I’m Josh Joseph, senior officer in planning and evaluation at the Pew Charitable Trusts, here to talk about getting more from networking as AEA’s Annual Conference approaches.
I’m also introverted. Not shy, but not a natural mingler either. Where some folks get energized by big gatherings, I still remember when meeting people at professional events felt more like an obstacle than an opportunity for career growth.
Much of the networking advice I’ve been given—like developing an elevator speech—hasn’t gone far enough. Below are a few lessons learned, followed by some tips for addressing common challenges that many people, including introverts, regularly face.
Lesson Learned: Content matters. Networking is about sharing and listening for information and ideas that you care about—not making small talk in crowded rooms. Your deeper interests can help anchor you in any conversation. Try not to let networking stereotypes and imagery distract you.
Lesson Learned: Look for common ground with others. Shared interests are like magnets for networking. They tend to make discussions more engaging and useful, and they increase the chances of following up.
These lessons, while important, are limited in helping to pin down your professional interests and increase your comfort. Below are some tips to get at these frequent concerns.
Hot Tip: Look inside before reaching out. You’re probably busy at work and may resist this, but trust me. At least a few days before heading to an event that includes networking, set aside time to reflect on two key questions and then jot down your thoughts:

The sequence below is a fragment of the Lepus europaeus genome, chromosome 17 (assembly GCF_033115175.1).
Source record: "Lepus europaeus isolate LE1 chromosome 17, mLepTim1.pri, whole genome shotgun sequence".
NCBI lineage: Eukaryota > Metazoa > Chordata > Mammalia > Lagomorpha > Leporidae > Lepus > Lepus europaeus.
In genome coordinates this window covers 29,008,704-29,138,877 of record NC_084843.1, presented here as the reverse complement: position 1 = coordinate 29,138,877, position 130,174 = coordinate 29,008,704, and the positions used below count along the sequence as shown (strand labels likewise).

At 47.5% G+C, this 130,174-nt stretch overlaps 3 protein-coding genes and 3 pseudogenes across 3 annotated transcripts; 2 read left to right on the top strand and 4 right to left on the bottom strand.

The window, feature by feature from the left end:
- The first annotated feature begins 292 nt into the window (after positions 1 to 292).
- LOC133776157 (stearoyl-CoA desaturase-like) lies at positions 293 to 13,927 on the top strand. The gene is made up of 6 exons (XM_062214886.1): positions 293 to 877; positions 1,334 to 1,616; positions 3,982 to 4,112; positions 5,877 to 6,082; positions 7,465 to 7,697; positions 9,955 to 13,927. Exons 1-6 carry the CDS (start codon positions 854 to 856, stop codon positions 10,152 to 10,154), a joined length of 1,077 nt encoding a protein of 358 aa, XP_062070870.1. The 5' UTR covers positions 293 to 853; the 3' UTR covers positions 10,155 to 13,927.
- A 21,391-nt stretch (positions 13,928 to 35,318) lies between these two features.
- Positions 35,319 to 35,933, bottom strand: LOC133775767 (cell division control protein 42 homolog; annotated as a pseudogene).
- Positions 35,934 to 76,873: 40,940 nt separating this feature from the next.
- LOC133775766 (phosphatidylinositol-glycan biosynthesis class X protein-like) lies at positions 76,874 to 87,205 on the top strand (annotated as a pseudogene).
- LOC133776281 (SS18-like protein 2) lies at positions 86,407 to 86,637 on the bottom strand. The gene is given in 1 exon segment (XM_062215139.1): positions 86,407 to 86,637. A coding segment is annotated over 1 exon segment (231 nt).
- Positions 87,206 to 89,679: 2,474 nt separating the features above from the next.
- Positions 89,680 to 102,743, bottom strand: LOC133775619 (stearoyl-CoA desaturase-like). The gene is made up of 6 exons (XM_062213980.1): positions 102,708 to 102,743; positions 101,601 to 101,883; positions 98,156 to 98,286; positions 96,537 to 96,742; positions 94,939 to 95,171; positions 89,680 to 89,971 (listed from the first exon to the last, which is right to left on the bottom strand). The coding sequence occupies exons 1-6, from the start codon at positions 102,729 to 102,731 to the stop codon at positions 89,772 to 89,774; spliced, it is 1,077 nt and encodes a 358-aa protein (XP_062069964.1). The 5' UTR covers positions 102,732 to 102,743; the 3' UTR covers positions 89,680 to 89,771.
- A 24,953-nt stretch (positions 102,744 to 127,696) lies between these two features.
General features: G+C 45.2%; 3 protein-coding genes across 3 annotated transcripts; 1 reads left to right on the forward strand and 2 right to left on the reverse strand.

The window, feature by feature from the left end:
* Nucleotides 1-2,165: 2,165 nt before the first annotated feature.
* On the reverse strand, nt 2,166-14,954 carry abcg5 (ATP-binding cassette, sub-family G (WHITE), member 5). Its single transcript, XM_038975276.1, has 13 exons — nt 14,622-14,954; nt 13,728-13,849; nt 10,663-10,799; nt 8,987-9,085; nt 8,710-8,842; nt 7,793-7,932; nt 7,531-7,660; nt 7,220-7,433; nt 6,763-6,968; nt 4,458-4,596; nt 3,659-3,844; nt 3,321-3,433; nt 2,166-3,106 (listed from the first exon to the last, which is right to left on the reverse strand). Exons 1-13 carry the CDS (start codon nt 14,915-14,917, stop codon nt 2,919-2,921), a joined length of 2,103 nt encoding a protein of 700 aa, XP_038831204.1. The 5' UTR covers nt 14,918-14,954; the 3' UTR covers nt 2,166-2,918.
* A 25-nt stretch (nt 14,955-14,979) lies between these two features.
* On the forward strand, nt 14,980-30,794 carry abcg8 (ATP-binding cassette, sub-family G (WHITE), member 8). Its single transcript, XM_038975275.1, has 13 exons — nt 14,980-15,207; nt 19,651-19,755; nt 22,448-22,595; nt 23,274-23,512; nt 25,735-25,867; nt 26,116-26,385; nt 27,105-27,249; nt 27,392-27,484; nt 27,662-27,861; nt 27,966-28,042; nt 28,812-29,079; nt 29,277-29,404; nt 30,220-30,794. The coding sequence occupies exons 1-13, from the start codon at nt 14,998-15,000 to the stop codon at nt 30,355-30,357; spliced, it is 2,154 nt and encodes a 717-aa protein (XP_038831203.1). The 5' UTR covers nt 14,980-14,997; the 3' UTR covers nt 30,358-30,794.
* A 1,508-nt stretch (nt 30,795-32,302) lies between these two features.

- What do I hope to learn? (e.g., are there work challenges on which you could use advice?)
- What do I have to share? (e.g., how might others learn & benefit from your work?)
You’ll have a clearer sense of purpose and will be primed to talk about and learn things that are more relevant and engaging.
Hot Tip: Focus on what you enjoy. We’re most comfortable and confident when talking about things that interest us and “light us up”. We know what that feels like away from work, but it’s also true professionally. Interest shows on our faces and in body language and people absolutely respond to it. Conversations can feel almost effortless. So find what sparks you professionally and tap into it.
Hot Tip: Be ready to listen. Networking isn’t a competitive sport—it’s about give and take. Engaging topics often emerge by chance, so ask questions, keep an ear out for connections and, above all, strive to be a good listener.
Two final thoughts: not every conversation will be golden and there isn’t a right way to network. It’s worth trying different things. Instead of crowded rooms, you might prefer connecting over breakfast, a cup of coffee, or in quiet hallway. Find what works for you and go with it.
Rad Resource: While there are plenty of networking resources out there, this NYTimes blog—An Introvert’s Guide to Networking—is worth a look.
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